Abstract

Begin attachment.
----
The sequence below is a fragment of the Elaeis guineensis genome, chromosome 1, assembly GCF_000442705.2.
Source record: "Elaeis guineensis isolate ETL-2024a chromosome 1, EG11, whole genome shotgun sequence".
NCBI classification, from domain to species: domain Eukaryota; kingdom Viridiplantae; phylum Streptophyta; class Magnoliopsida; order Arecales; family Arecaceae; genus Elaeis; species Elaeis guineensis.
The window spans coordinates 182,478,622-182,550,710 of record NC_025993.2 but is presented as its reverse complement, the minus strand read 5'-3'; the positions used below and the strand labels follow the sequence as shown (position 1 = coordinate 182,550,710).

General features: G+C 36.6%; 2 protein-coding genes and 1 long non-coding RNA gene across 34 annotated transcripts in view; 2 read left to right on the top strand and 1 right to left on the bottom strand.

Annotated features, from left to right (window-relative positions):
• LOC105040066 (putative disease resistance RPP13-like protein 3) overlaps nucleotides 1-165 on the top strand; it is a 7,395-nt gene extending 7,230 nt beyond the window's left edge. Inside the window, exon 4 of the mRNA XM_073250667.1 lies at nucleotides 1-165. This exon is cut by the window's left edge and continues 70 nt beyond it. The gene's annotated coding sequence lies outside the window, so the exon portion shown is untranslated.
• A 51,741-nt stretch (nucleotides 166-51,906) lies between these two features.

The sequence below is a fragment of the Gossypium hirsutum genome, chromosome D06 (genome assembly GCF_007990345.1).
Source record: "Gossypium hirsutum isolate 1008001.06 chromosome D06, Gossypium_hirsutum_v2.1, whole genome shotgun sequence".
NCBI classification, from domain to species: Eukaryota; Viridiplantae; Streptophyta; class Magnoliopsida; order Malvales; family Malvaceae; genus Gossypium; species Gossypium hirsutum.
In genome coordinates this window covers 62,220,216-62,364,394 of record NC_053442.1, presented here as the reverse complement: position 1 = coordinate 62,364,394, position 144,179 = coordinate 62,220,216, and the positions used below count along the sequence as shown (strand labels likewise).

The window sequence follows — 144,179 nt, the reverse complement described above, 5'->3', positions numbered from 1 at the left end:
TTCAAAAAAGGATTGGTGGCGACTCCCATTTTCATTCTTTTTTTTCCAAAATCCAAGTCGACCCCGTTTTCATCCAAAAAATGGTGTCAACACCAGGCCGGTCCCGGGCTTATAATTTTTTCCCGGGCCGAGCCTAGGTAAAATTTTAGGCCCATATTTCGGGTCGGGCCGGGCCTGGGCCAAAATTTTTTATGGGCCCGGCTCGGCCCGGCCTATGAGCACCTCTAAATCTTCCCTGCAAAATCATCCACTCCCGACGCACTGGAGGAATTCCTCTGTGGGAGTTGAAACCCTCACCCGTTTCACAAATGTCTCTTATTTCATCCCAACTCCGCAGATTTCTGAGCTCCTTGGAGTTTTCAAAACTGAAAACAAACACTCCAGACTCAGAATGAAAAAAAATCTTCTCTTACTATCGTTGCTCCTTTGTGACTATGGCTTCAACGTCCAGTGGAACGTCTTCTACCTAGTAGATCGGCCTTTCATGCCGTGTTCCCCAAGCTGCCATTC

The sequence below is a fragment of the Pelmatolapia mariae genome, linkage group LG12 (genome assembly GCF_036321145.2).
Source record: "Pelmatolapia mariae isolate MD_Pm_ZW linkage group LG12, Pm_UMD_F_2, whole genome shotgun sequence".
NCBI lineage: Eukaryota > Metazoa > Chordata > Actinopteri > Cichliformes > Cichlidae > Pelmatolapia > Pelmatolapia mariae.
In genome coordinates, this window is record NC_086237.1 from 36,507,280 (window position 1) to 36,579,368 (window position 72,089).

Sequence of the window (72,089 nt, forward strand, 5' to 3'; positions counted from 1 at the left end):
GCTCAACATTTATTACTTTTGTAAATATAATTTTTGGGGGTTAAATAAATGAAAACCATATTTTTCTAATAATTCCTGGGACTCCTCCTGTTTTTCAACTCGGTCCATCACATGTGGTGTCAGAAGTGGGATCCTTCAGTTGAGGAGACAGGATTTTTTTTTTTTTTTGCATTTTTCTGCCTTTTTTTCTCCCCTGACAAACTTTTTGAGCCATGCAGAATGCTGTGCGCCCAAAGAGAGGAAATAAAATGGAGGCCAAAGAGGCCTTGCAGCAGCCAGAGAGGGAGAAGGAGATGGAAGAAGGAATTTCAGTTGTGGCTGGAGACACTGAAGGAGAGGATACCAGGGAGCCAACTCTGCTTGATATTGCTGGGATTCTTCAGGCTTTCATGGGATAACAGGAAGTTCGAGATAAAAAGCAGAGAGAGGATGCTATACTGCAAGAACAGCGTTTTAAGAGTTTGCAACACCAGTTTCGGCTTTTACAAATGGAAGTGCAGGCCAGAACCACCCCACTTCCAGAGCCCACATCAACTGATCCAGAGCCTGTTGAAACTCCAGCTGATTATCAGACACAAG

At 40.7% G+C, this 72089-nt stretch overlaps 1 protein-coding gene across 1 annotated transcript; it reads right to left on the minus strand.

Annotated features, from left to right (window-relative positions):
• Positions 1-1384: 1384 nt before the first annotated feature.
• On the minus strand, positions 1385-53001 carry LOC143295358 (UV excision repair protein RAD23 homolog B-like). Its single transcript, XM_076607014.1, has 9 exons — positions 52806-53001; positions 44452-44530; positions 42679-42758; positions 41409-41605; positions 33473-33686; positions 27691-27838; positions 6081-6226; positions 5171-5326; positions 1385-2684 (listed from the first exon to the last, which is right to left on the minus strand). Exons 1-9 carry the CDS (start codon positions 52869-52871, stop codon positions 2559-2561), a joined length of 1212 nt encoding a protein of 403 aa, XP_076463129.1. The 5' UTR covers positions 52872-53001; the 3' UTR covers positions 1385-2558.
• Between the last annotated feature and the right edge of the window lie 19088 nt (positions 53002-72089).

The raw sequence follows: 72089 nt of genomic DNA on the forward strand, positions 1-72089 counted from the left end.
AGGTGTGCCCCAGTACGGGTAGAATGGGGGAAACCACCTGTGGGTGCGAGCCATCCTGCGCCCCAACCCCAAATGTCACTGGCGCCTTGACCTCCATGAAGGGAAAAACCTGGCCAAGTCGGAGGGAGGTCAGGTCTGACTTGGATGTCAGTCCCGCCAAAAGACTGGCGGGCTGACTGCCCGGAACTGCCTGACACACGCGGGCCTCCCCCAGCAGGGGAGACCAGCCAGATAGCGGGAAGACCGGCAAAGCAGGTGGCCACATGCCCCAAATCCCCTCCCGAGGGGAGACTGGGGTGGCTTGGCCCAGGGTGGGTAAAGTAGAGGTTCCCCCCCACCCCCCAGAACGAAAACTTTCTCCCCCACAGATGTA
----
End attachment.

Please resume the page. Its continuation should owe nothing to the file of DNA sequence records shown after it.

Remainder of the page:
Thin storm-sand layers are a characteristic feature of many sandy shelf sequences, while little evidence of storm layers is preserved in muddy shelf deposits where bioturbation is often total. The present study shows that storm-generated depositional processes governed sedimentation in a muddy shelf environment. The studied sequence is dominated by blackish mudshale and silt-streaked mudshale with thinner intervals of pale, fine-grained heterolithic sandstone. It represents the Lower Jurassic Fjerritslev Formation in the eastern part of the Danish Basin and has been studied in four cores from the Stenlille 1 well. Within the muddy outer shelf association four sedimentary facies and 14 types of laminae, 0.5–10 mm thick, may be distinguished. Most of the laminae share the characteristics of graded bedding, erosive bases and occasional fading ripples with storm layers of sand grade. The structures indicate that the mudshale laminae formed by settling of the suspension load carried by storm-generated currents. This kind of episodic deposition of fine-grained storm layers may be common, though rarely preserved, in outer shelf environments.

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